• Too Scared
    I saw this movie when it came out and was so scared by it that I refused to see it until a few years ago on VHS. What a great movie!! I certainly wish it would come out on DVD. It is still one of the best....more info
  • Scariest Ghost Story
    This was probably one of the best and scariest haunted house/ghost stories I have every seen. I remember watching this with my mom 40 years ago (I was probably 12 or so) and we were sitting on opposite ends of the couch - but not for long before we both jumped into the middle to be next to each other. We still talk about the movie to this day.

    The creeky doors, lighting, the dog barking, etc. made for a really scary ride. I have not seen another movie like it since - although I've just ordered the original "Haunting" on DVD.

    I wanted to buy this movie on DVD also but was very disappointed when I found it was released only on VHS. Maybe someone out there will see this (and comments by other reviewers) and release this movie on DVD. ...more info
  • Saw it years ago
    Ive got to say that even for its time this was creative. I well enjoyed watching this because of the setting. Ive always been one to prefer movies with more reliance on atmosphere and noises to keep you wondering, rather than just some guy running around cutting heads off..A very atmospheric movie....more info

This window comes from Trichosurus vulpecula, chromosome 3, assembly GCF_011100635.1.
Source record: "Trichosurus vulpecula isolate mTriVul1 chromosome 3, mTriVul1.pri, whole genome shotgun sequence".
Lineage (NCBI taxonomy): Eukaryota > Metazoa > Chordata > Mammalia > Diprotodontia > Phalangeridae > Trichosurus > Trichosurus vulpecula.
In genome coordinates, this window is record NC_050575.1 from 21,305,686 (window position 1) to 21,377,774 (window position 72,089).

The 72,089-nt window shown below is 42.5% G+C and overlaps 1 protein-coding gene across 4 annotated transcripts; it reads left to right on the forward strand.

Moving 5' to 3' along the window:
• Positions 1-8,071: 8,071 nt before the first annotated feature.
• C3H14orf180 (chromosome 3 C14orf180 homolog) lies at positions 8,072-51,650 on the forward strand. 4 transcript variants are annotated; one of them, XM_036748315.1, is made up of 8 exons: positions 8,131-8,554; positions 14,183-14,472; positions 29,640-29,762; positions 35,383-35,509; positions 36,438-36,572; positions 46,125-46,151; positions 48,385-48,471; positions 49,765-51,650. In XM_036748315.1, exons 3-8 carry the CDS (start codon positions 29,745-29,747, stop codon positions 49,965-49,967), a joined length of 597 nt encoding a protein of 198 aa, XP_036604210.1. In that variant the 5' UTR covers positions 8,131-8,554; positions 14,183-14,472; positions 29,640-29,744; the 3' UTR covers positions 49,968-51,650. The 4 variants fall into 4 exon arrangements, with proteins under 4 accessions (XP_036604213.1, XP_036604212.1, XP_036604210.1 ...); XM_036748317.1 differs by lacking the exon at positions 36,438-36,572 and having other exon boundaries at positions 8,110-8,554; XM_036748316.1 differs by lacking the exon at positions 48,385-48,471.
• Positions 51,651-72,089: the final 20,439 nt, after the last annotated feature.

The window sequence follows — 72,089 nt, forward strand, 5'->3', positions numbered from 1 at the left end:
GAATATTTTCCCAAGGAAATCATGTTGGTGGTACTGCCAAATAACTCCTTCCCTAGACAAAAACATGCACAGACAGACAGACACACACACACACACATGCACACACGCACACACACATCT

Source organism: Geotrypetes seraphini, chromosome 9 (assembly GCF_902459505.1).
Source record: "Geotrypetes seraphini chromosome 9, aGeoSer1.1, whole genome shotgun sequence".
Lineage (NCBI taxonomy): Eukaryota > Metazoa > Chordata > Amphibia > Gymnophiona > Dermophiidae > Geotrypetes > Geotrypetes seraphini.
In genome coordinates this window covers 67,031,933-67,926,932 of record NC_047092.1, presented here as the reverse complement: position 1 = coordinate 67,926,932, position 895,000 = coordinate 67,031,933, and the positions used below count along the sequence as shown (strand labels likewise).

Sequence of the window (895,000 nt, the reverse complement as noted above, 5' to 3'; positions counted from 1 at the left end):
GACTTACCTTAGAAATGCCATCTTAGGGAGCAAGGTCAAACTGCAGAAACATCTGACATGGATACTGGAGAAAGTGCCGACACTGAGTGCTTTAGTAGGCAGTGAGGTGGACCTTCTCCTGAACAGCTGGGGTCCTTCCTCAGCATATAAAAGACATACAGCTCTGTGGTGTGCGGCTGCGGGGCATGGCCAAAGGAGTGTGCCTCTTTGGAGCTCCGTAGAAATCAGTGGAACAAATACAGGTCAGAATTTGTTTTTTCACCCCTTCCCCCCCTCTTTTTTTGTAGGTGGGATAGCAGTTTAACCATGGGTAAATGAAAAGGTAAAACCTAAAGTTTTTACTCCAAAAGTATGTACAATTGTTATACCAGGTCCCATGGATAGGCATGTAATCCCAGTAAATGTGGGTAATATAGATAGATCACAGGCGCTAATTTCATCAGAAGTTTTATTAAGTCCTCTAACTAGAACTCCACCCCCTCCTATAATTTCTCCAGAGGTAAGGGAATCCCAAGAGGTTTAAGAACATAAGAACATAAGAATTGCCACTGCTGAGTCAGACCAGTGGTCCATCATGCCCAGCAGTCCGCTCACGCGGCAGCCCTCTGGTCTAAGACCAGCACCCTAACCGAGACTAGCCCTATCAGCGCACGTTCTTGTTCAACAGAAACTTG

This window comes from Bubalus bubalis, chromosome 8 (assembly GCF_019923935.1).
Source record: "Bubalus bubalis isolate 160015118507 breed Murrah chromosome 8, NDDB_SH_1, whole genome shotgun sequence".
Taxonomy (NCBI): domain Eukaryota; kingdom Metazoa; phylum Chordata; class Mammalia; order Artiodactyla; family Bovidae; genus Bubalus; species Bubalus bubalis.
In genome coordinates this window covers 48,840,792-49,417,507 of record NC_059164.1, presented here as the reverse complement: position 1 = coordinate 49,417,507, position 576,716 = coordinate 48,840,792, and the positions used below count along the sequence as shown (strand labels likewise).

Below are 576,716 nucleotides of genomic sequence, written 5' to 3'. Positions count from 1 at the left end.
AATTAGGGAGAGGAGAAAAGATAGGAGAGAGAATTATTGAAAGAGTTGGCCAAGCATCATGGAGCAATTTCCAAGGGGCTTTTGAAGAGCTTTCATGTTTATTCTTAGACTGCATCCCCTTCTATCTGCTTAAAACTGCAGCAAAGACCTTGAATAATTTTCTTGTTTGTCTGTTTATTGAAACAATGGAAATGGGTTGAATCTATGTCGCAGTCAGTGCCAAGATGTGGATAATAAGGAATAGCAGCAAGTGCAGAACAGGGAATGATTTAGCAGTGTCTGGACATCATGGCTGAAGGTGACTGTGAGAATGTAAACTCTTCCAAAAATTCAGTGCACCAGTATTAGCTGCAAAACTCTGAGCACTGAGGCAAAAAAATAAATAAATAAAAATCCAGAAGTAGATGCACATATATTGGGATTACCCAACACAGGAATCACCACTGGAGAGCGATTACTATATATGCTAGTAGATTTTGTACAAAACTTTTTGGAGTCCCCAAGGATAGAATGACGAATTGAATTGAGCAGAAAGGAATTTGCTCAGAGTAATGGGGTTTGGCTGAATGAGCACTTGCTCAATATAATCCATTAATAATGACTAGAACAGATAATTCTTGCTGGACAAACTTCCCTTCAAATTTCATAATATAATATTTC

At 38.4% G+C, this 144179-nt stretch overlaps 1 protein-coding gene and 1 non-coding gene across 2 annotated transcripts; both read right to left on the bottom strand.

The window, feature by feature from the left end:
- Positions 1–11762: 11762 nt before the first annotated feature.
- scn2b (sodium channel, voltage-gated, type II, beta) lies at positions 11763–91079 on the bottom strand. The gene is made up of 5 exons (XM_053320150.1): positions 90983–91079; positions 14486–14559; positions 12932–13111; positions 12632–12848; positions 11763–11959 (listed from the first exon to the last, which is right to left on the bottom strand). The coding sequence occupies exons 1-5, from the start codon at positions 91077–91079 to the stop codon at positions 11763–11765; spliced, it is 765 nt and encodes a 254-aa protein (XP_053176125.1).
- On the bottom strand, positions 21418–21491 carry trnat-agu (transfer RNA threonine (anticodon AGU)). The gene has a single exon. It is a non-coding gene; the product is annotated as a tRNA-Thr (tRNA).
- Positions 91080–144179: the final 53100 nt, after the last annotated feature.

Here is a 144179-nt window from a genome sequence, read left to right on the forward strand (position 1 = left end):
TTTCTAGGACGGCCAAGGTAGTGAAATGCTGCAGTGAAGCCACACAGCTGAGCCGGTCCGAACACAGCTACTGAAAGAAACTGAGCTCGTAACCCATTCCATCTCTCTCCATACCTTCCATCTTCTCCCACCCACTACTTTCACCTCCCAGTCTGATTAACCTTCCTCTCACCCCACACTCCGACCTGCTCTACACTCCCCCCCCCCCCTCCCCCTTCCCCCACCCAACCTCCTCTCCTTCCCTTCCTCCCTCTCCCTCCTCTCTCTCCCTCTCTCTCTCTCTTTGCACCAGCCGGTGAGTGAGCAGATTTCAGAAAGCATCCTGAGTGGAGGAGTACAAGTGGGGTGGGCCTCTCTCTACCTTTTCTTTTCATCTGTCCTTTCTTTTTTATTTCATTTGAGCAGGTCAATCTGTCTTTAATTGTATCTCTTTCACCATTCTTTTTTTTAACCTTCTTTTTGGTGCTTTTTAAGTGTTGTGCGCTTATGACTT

• WHERE IS THE DVD????
    This is one of the best ghost stories ever put to film (see all other reviews) and it is out of print! Where is the dvd? We need to get a petition started !! Does anyone know where to write to?...more info
  • DVD DVD DVD DVD DVD DVD!!! RELEASE IT NOW!!!
    This movie is so amazing. I first saw it as child and some parts scared the living crap out of me, but it was still good because it wasn't loaded with blood, gore, and sex. The quiet scenes are scariest and this is one of the first films to start the whole "Jump Scare" that is still used and reused in horror/thriller movies today.

    I agree with everyone else here that this movie NEEDS to be released on DVD! It's also a cruel joke that it isn't even out on VHS anymore. Everyone write to Paramount Pictures and annoy the heck out them to release this underrated classic on DVD!!!...more info